Today’s Music: Pete Seeger – Turn Turn Turn
Days Til Spring: 73
This is a remembrance of my father in law, who passed away a few days ago.
An ordinary man. There will be no epic novels written of him. His name won’t be remembered in the history books. But a man, nonetheless, who lived a full and happy life, and who enjoyed himself all along the way.
Dinosaurs caught the imagination of the man. The fossils, the movements, the history. He studied them and grew intimately familiar with them. As a result, for many years, he served once a week as a Docent (someone visitors could ask questions about dinosaurs of) at the Museum of Natural History.
Music caught the ear of the man. He was already familiar with music, especially all the great folkies of the 50s and 60s. He already knew how to play piano, but this time he picked up a guitar. He forced his hand into the shapes of chords, again and again. Then, pushing on, he learned the positions on the neck and began doing more intricate finger picking.
He discovered middle-age and medieval music. On any given night, you could find him puzzling over obscure music notations, trying to figure out how that translated into English, and to the guitar and lute, which he taught himself to play. He delighted in picking out a tune for the first time, then realizing how similar it was to something he already knew, by a completely different name.
The lyrics too were a doorway to a world long gone. The ballads of the bards told a stylized history of life back then – serfdom, the actions of nobles, the difficulties of daily life. All these discoveries enriched his own life.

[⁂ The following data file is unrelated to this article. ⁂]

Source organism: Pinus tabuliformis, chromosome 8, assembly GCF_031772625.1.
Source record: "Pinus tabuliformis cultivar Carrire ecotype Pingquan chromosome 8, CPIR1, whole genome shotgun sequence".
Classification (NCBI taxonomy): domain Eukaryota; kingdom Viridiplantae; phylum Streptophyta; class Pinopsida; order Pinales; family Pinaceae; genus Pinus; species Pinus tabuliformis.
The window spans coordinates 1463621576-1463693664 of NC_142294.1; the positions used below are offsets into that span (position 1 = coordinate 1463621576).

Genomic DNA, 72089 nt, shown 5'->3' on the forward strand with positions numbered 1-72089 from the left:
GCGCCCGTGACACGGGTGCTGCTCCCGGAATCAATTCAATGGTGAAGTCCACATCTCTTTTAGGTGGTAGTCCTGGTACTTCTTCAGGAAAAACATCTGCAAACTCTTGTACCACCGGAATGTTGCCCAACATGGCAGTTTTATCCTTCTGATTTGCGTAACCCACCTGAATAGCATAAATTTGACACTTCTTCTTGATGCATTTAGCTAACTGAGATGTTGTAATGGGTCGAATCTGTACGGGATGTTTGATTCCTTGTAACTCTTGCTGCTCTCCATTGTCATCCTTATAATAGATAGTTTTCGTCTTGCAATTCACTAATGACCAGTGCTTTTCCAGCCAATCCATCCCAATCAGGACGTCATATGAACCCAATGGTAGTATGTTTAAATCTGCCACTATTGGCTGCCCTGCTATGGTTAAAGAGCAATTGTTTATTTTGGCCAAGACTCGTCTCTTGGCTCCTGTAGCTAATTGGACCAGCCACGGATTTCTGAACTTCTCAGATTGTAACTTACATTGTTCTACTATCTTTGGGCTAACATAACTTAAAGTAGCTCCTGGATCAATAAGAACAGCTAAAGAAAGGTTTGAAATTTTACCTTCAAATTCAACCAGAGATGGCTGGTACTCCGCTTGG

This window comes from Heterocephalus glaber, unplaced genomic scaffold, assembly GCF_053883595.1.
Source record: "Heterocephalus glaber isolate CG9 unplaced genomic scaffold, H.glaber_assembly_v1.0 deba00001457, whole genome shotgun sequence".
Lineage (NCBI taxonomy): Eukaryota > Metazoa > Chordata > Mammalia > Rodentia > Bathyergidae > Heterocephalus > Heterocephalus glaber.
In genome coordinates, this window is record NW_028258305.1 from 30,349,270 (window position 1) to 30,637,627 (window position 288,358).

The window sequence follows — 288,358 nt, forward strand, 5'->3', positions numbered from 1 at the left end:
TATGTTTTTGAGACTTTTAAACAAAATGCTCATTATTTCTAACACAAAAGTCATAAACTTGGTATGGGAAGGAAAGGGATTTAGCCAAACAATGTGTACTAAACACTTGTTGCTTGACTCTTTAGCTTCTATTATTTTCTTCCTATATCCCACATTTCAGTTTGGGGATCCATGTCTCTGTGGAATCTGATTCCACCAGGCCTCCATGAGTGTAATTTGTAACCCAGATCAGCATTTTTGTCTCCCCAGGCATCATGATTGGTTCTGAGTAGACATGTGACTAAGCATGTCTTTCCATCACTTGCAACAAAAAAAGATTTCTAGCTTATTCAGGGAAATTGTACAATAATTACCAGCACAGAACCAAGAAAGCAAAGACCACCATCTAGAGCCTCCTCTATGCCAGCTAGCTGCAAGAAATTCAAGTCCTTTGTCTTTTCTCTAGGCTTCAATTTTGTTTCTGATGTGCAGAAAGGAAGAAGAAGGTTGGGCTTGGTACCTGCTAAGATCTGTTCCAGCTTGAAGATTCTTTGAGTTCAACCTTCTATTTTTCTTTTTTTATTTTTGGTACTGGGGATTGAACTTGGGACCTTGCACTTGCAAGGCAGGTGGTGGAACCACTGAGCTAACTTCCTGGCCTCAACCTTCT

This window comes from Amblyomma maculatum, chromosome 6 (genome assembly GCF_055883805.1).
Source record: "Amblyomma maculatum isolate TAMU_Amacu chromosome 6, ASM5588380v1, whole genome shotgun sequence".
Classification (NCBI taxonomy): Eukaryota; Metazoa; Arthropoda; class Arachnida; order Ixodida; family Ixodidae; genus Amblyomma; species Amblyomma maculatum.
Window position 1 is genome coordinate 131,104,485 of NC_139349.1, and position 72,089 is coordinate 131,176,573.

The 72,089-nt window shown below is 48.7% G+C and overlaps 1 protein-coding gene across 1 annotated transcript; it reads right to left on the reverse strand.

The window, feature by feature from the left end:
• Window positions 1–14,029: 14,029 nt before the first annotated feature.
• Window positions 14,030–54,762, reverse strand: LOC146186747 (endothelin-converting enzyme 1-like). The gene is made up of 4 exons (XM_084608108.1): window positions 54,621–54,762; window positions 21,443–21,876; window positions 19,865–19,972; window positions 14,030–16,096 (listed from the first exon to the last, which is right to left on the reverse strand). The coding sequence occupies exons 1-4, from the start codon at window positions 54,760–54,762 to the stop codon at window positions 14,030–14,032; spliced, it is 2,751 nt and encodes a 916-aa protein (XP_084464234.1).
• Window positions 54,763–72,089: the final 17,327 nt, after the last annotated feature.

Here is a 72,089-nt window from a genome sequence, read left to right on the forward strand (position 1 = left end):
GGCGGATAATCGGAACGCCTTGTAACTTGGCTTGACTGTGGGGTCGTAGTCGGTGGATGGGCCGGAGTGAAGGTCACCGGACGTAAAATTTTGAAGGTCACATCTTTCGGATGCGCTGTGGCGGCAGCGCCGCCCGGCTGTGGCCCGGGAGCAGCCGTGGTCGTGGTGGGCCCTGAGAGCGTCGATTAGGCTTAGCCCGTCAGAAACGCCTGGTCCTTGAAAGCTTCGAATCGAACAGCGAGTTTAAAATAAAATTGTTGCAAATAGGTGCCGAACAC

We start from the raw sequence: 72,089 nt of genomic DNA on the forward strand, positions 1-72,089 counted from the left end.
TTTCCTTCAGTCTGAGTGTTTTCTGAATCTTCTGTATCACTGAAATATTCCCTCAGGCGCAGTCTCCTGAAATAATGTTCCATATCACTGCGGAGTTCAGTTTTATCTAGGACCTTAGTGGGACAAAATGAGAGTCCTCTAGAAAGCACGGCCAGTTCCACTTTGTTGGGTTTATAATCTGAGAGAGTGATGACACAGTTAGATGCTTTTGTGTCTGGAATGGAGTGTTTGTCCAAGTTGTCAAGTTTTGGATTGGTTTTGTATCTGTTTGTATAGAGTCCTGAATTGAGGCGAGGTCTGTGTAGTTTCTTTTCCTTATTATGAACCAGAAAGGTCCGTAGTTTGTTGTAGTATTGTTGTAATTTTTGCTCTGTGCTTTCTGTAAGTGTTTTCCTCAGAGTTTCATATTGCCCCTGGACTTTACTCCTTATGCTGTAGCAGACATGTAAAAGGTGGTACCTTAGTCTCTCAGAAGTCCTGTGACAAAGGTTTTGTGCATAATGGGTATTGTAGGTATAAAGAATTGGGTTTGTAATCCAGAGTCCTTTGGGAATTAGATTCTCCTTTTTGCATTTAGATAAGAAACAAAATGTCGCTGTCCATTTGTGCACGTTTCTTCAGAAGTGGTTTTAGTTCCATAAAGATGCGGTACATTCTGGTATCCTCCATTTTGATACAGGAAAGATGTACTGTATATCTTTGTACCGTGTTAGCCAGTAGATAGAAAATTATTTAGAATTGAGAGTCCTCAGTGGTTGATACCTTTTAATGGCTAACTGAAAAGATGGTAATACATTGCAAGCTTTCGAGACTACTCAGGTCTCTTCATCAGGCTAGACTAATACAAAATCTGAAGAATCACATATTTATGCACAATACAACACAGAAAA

The birds caught the eye of the man. They entranced him. He already knew what a camera was, but now he went out and got serious equipment – cameras, lenses, filters. A high end printer so the physical copies would do justice to his digital images. He studied composition, light, color, all to bring his pictures closer to what his eye and his imagination saw.
On the wall behind me are five ultra-close-up images of flowers, a riot of color and swirls, that he took.
The last car he bought, a beat up standard transmission Jeep, was so he could get out to the marshes and preserves and photograph the wildflowers and birds he loved.
The sun caught the eye of the man. In a room of his apartment, with floor to ceiling windows to let the best light in, is a drawing table festooned with pens and brushes and inks. There are dozens of drawings and paintings of birds, of the sun, of dinosaurs.
The man had once studied at seminary to enter the priesthood. It didn’t take, but it had a heavy influence on his spirituality. In the end, he came to Buddhism…perhaps because of the meditative aspects, perhaps because of the inward focus. In time, he led groups in the practices of Buddhism.
The man was concerned about the well-being of others. For many years, he worked as a social worker. In later years, after he retired, he worked in an outreach program for helping people learn English as a second language.
He was going to work in another program to encourage and help foster children to go to college.
Despite having a severe bad reaction to sugar, the man LOVED cookie, with CookieFest being a highlight of his year for several years. There was no one he wouldn’t approach and strike up a conversation with, and no one who wouldn’t engage with him.
He was married for several years. And he raised the most wonderful girl in the universe.
They say that when someone dies, they’re gone, and all we’re left with are the memories of who they were. But sometimes we’re left with an example, of how someone can live their lives, working every day, and still find time to enjoy every day – whether discussing arpeggios with his son in law, or sailing a styrofoam sailboat in the bay (and getting a wicked sunburn), or simply sitting quietly with a pad, trying to draw the reptile skull on the shelf
And we realize that someone who was just a man hasn’t only left us memories.
He’s left us an example we can follow of a life well lived – a life lived with the companionship of close friends, the security of high ideals, and the unabashed love of family.
And puns. Good lord, did that guy love puns.
And he will be missed.